What is the LFE input??? - AVS Forum
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post #1 of 10 Old 07-30-2007, 09:46 PM - Thread Starter
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I'm getting the subwoofer for my home theater setup, but I'm really confused when it comes to the inputs. I believe there are three different inputs on the back of most subwoofers, red & white rca looking ones, the spring(?) connectors that are look like regular speaker ones, and finally the LFE.

My knowledge is very limited in such regard however, as far as I understand it, the single-cable input so called "LFE" is for the 5.1 home theater setup whereas it represents the 0.1 from 5.1. Also, I heard something about LFE is to bypass the crossover(?) section of the subwoofer, and this is where I get really lost.

What does the LFE stand for, and what does this input do? Can this be considered as the digital input of the subwoofer (not compressed) like the opticals and coaxials???
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post #2 of 10 Old 07-30-2007, 10:08 PM
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which subwoofer are you looking at?

LFE stands for low frequency effects

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post #3 of 10 Old 07-30-2007, 10:26 PM
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Quote:
Originally Posted by Gaytoray View Post

I'm getting the subwoofer for my home theater setup, but I'm really confused when it comes to the inputs. I believe there are three different inputs on the back of most subwoofers, red & white rca looking ones, the spring(?) connectors that are look like regular speaker ones, and finally the LFE.

My knowledge is very limited in such regard however, as far as I understand it, the single-cable input so called "LFE" is for the 5.1 home theater setup whereas it represents the 0.1 from 5.1. Also, I heard something about LFE is to bypass the crossover(?) section of the subwoofer, and this is where I get really lost.

What does the LFE stand for, and what does this input do? Can this be considered as the digital input of the subwoofer (not compressed) like the opticals and coaxials???

LFE stands for Low Frequency Effects. LFE effects are recorded in the the .1 channel in multichannel DTS, DD, etc recordings and is recorded at a higher DB level.

When setting up a sub the reason you see most recommend to bypass the subs crossover is because the receiver will have a crossover settings also and you don't need 2 crossover settings possibly conflicting with each other.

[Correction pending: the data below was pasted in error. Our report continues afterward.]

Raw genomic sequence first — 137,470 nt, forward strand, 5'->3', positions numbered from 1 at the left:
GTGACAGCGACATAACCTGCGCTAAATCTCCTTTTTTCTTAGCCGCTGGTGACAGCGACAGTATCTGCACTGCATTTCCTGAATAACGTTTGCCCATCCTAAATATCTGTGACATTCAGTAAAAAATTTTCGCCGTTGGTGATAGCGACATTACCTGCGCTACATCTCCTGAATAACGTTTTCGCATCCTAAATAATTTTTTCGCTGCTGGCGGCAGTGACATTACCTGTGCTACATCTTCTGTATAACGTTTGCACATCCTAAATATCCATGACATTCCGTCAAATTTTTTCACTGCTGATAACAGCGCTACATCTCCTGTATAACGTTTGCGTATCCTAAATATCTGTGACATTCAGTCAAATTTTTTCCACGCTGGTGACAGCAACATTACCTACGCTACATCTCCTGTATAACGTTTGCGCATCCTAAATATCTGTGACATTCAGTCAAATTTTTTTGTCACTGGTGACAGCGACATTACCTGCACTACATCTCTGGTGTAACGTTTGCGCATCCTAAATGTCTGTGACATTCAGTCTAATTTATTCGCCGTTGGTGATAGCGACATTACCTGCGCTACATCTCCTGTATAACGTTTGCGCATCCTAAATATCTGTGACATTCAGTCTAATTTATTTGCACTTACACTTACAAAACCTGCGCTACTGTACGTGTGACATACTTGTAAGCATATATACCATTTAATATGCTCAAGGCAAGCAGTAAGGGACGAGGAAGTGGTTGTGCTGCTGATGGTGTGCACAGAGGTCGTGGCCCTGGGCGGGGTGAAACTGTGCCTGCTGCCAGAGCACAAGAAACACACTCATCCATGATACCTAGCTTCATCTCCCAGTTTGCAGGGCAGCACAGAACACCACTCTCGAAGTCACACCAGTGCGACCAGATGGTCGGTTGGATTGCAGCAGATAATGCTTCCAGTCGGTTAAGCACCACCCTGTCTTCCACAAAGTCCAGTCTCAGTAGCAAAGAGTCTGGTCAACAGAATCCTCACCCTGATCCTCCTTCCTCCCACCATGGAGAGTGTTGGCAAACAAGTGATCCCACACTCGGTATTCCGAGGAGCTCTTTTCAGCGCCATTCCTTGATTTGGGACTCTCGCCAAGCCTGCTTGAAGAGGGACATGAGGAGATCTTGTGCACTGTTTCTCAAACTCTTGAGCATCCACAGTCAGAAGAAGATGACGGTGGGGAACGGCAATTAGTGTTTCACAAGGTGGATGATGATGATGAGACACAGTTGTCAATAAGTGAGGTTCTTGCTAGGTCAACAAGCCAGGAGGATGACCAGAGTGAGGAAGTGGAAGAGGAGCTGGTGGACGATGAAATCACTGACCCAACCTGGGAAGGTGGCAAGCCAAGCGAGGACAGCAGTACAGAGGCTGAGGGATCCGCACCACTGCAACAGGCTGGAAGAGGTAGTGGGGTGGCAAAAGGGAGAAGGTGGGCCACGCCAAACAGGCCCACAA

All you need to do is set this in the receiver and the one in the sub is not needed. Some subs will have a crossover bypass switch and others will not. All you do on those is turn the crossover knob all the way up which is basically the same as bypassing it.
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post #4 of 10 Old 07-31-2007, 02:20 AM - Thread Starter
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Quote:
Originally Posted by Jakeman02 View Post

When setting up a sub the reason you see most recommend to bypass the subs crossover is because the receiver will have a crossover settings also and you don't need 2 crossover settings possibly conflicting with each other.

Okay, so the best way to connect the subwoofer to receiver is with the LFE. This may be a bit off the question, but I keep thinking that the receivers would power the subs if use any kind of bypassing method. The 200-watts sub will always do 200 no matter what the receiver's output is?
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post #5 of 10 Old 07-31-2007, 09:54 AM
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Quote:
Originally Posted by Gaytoray View Post

Okay, so the best way to connect the subwoofer to receiver is with the LFE. This may be a bit off the question, but I keep thinking that the receivers would power the subs if use any kind of bypassing method. The 200-watts sub will always do 200 no matter what the receiver's output is?

Short answer - yes. The receiver is simply sending LFE audio information to the sub; the amplifier in the sub is providing the power to drive the speaker, regardless of what the sub's crossover is set for.

Ross
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post #6 of 10 Old 07-31-2007, 10:03 AM
 
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Quote:
Originally Posted by Gaytoray View Post